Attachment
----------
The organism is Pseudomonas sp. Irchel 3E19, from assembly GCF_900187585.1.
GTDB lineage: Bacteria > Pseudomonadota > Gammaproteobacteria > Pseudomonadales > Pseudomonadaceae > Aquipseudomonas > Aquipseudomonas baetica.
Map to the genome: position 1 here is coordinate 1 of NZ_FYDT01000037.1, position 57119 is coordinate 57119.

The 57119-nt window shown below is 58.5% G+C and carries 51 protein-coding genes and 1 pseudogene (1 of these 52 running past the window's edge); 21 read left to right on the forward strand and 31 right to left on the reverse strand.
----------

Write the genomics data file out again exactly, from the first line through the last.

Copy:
The organism is Pseudomonas sp. Irchel 3E19, from assembly GCF_900187585.1.
GTDB lineage: Bacteria > Pseudomonadota > Gammaproteobacteria > Pseudomonadales > Pseudomonadaceae > Aquipseudomonas > Aquipseudomonas baetica.
Map to the genome: position 1 here is coordinate 1 of NZ_FYDT01000037.1, position 57119 is coordinate 57119.

The 57119-nt window shown below is 58.5% G+C and carries 51 protein-coding genes and 1 pseudogene (1 of these 52 running past the window's edge); 21 read left to right on the forward strand and 31 right to left on the reverse strand.